The following is a question submitted by a Federal Times reader about retirement and other issues facing the federal workforce. It is answered by Reg Jones, a charter member of the senior executive service and a Federal Times columnist since 1995.

Question: I called today OPM and they said you can receive both disability retirement and Social Security benefits and that you can receive both at the same time and that the one offsets the other. But she clearly said you can get both and I read it a few times. It don’t make sense if you only can get one. Why apply for it then? I’m already getting SSDI. So is it true that I only can get one? If that’s right what do I get from my job based on regular retirement? I’m so confused. Can you explain to me why am I being told to apply for retirement disability if you can’t get both? What’s the point then?

Reg’s Response: Employees who have fewer years of service are better off applying for Social Security and disability retirement because the formula used to compute their disability retirement benefit produces a much larger annuity that they’d get if they applied for regular retirement. This is essential if they are turned down for Social Security disability benefits. When you look at the formulas used, you’ll see why.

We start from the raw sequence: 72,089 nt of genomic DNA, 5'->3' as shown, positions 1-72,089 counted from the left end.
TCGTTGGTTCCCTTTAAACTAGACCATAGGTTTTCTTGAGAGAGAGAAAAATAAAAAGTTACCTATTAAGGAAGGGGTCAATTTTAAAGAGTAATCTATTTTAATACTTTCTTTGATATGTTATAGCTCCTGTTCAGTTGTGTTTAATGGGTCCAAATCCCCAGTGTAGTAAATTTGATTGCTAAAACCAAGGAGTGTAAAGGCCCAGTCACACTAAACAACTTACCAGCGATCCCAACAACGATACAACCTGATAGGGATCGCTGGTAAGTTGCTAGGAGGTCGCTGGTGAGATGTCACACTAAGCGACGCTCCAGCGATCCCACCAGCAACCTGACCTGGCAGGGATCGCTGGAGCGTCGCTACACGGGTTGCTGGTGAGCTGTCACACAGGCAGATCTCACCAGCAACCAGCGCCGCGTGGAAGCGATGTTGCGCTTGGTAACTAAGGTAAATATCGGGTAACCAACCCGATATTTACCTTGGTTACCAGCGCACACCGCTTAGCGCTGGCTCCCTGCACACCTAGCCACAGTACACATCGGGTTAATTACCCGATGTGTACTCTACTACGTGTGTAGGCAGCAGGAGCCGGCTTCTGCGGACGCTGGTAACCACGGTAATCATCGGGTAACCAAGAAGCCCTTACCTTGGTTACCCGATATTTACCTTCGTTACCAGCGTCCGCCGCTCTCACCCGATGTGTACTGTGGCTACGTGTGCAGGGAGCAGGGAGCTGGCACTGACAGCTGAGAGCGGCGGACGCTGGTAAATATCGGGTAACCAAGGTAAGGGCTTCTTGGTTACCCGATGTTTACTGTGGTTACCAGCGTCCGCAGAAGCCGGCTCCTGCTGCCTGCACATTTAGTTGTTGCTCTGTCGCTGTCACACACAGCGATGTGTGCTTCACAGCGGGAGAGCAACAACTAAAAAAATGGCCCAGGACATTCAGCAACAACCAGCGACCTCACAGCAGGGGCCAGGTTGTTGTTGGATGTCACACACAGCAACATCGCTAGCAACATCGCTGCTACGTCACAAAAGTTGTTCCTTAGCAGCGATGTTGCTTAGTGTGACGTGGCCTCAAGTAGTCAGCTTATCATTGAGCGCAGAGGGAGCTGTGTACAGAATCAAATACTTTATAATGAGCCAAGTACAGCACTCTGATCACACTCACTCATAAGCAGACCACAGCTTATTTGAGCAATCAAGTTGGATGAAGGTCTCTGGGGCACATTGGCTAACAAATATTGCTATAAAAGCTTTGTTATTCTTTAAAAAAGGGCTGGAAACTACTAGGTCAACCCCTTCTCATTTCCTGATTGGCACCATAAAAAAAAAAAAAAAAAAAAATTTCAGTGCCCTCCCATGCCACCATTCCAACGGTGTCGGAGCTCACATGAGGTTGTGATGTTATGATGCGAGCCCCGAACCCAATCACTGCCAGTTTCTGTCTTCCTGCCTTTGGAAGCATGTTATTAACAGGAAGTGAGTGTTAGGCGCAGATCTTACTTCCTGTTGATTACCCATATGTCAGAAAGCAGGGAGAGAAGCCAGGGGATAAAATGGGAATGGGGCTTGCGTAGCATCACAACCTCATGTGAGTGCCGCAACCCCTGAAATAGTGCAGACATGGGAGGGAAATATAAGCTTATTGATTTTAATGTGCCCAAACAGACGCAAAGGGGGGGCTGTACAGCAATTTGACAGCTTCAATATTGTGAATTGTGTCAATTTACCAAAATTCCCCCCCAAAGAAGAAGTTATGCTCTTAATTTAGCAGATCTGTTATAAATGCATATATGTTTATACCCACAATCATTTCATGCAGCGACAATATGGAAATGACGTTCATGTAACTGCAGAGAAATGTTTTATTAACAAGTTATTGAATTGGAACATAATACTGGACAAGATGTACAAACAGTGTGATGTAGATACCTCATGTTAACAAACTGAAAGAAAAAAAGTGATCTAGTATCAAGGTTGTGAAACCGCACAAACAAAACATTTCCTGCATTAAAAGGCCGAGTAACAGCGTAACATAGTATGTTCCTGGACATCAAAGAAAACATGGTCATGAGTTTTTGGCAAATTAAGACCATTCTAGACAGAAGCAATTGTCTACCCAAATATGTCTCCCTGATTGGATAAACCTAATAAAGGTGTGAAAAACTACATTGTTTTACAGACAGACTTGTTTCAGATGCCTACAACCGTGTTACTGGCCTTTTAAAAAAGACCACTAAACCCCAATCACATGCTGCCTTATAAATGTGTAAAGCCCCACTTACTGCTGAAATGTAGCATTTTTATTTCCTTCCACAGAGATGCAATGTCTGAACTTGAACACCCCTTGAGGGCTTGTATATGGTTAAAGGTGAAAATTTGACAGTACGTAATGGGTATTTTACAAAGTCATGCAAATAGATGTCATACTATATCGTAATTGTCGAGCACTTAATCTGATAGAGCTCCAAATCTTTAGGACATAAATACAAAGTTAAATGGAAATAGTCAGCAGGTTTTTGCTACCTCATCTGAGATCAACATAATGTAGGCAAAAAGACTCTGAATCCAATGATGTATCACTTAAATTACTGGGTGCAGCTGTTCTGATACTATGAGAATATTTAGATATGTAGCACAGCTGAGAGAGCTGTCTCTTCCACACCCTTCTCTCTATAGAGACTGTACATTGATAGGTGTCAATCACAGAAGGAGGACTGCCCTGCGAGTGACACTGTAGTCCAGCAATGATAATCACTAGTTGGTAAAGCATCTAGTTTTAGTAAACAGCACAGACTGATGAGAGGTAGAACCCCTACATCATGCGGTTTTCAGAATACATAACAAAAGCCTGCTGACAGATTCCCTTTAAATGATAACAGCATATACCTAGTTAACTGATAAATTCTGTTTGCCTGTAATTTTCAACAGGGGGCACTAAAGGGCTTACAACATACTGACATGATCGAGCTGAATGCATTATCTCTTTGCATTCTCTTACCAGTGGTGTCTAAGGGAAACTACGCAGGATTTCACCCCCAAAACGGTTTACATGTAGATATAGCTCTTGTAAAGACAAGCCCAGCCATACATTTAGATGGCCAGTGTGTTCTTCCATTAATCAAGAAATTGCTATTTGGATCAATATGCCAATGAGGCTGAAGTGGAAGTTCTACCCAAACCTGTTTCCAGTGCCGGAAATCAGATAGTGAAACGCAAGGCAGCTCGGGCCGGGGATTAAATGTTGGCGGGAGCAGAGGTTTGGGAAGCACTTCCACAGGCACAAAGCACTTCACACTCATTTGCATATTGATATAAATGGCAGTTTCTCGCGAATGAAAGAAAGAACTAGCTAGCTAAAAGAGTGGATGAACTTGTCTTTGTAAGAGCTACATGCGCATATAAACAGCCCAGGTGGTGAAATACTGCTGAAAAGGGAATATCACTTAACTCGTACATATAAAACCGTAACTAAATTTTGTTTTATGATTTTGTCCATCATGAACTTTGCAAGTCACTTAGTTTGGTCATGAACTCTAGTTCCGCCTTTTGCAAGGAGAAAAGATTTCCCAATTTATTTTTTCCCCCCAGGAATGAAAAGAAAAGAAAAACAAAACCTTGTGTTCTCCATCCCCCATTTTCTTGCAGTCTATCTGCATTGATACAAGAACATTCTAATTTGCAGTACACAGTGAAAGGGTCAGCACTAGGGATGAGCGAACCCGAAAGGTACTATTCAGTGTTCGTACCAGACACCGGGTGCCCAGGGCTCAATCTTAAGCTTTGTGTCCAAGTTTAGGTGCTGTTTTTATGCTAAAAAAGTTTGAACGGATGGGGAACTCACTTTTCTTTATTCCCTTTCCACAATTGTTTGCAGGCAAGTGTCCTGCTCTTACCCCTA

Regular retirement:

1 percent X high-3 X years of service

Disability retirement:

For the first 12 months - 60 percent of high-3 minus 100 percent of Social Security disability benefit, if any

After the first 12 months - 40 percent of high-3 minus 60 percent of Social Security disability benefit, if any.

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Reg Jones is the resident expert on retirement and the federal government at Federal Times. From 1979 until 1995, he served as an assistant director of the U.S. Office of Personnel Management handling recruiting and examining, white and blue collar pay, retirement, insurance and other issues. Opinions expressed are his own.

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